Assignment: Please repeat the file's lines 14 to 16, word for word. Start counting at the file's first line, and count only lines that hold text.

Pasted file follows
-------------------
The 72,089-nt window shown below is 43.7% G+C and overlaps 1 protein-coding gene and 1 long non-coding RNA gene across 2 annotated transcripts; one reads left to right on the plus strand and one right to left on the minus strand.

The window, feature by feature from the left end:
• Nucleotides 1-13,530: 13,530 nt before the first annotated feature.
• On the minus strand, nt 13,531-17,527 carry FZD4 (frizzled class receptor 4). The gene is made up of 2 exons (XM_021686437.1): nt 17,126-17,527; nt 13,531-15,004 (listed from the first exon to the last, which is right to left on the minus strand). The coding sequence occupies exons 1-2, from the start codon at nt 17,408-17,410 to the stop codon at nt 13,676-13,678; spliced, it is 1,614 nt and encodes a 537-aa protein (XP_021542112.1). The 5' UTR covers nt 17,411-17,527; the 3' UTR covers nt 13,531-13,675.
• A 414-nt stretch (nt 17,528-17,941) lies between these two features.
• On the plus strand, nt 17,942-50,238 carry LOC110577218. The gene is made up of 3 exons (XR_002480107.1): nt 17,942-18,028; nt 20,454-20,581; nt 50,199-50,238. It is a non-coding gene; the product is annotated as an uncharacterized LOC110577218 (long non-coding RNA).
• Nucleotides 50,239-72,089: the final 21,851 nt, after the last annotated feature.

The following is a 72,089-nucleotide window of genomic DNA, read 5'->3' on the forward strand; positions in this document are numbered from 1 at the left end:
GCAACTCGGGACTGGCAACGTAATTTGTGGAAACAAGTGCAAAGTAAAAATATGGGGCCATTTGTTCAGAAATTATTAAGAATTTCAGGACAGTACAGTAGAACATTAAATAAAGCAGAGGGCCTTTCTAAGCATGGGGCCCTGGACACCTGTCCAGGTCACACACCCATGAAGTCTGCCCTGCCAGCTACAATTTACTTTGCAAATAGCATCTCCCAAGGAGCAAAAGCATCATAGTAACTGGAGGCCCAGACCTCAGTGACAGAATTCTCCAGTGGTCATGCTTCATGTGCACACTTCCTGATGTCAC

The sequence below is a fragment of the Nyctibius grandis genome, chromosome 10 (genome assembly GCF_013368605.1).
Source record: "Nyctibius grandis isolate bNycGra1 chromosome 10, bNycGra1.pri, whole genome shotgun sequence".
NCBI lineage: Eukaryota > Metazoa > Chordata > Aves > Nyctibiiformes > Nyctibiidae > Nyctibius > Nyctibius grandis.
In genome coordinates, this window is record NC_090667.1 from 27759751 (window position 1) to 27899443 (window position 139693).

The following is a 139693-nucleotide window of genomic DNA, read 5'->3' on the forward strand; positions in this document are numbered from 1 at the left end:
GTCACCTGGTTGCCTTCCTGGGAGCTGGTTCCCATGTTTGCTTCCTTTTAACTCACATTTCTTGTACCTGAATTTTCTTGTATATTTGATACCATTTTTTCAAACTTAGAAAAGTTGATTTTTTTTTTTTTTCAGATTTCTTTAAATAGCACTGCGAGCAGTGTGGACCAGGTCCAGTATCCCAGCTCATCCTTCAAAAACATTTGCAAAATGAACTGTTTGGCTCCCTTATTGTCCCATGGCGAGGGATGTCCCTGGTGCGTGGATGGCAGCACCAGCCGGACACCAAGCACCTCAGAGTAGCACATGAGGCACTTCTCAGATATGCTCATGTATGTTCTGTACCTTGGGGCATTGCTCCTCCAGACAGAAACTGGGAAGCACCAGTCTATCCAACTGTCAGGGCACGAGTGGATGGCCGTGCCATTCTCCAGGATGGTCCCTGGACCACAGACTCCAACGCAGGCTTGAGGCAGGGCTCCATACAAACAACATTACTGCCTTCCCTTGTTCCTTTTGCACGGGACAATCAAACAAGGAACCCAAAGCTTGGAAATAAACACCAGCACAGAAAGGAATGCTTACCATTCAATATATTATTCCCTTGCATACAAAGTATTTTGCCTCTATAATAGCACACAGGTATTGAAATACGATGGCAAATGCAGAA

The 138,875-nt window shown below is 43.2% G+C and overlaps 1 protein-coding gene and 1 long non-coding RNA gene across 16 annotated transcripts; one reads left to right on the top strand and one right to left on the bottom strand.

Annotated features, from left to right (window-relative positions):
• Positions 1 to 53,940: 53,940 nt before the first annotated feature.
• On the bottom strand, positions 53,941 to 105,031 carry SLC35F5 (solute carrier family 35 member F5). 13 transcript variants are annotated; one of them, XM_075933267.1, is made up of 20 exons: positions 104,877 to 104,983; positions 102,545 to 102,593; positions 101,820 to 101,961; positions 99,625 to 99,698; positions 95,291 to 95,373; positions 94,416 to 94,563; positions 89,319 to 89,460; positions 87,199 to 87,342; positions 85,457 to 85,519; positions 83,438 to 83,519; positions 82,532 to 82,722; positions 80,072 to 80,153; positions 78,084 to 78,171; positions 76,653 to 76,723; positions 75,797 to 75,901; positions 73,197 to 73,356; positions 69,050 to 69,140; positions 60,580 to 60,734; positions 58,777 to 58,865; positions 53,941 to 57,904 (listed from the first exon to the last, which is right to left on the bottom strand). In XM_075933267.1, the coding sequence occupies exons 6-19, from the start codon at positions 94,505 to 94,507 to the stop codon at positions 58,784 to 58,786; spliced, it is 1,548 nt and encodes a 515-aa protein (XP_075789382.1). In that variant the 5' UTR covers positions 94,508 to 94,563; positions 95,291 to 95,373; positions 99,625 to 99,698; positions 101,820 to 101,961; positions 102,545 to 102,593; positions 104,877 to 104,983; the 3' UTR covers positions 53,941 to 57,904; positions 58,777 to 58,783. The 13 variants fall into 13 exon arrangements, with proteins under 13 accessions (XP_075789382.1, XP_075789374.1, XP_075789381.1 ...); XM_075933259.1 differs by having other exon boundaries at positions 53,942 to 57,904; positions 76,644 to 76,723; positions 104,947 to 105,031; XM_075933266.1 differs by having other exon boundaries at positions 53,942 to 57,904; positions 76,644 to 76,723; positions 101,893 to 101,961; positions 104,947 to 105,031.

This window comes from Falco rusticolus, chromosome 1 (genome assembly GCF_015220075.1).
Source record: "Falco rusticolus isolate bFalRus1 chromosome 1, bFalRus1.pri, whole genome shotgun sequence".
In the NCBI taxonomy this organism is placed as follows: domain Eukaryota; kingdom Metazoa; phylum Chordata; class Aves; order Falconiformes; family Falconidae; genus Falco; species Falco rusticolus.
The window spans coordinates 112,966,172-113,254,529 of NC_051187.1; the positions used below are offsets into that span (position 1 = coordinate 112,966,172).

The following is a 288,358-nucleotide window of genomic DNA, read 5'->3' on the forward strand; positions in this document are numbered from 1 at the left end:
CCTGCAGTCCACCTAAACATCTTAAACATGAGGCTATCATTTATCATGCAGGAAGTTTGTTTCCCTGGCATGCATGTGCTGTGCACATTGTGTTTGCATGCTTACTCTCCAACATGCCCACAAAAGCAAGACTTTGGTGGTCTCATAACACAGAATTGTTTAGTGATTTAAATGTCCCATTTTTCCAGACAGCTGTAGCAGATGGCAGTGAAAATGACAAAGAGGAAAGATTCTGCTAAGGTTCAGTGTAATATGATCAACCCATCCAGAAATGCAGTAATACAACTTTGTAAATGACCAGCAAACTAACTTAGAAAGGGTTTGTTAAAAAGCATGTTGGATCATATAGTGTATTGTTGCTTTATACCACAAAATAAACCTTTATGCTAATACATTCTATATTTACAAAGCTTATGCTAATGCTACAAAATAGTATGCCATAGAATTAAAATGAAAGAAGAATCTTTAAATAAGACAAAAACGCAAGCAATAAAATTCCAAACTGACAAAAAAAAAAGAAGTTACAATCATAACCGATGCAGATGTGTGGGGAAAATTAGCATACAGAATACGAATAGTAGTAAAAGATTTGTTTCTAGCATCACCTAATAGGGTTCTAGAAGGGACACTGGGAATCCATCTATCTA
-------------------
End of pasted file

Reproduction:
The following is a 139693-nucleotide window of genomic DNA, read 5'->3' on the forward strand; positions in this document are numbered from 1 at the left end:
GTCACCTGGTTGCCTTCCTGGGAGCTGGTTCCCATGTTTGCTTCCTTTTAACTCACATTTCTTGTACCTGAATTTTCTTGTATATTTGATACCATTTTTTCAAACTTAGAAAAGTTGATTTTTTTTTTTTTTCAGATTTCTTTAAATAGCACTGCGAGCAGTGTGGACCAGGTCCAGTATCCCAGCTCATCCTTCAAAAACATTTGCAAAATGAACTGTTTGGCTCCCTTATTGTCCCATGGCGAGGGATGTCCCTGGTGCGTGGATGGCAGCACCAGCCGGACACCAAGCACCTCAGAGTAGCACATGAGGCACTTCTCAGATATGCTCATGTATGTTCTGTACCTTGGGGCATTGCTCCTCCAGACAGAAACTGGGAAGCACCAGTCTATCCAACTGTCAGGGCACGAGTGGATGGCCGTGCCATTCTCCAGGATGGTCCCTGGACCACAGACTCCAACGCAGGCTTGAGGCAGGGCTCCATACAAACAACATTACTGCCTTCCCTTGTTCCTTTTGCACGGGACAATCAAACAAGGAACCCAAAGCTTGGAAATAAACACCAGCACAGAAAGGAATGCTTACCATTCAATATATTATTCCCTTGCATACAAAGTATTTTGCCTCTATAATAGCACACAGGTATTGAAATACGATGGCAAATGCAGAA

The 138,875-nt window shown below is 43.2% G+C and overlaps 1 protein-coding gene and 1 long non-coding RNA gene across 16 annotated transcripts; one reads left to right on the top strand and one right to left on the bottom strand.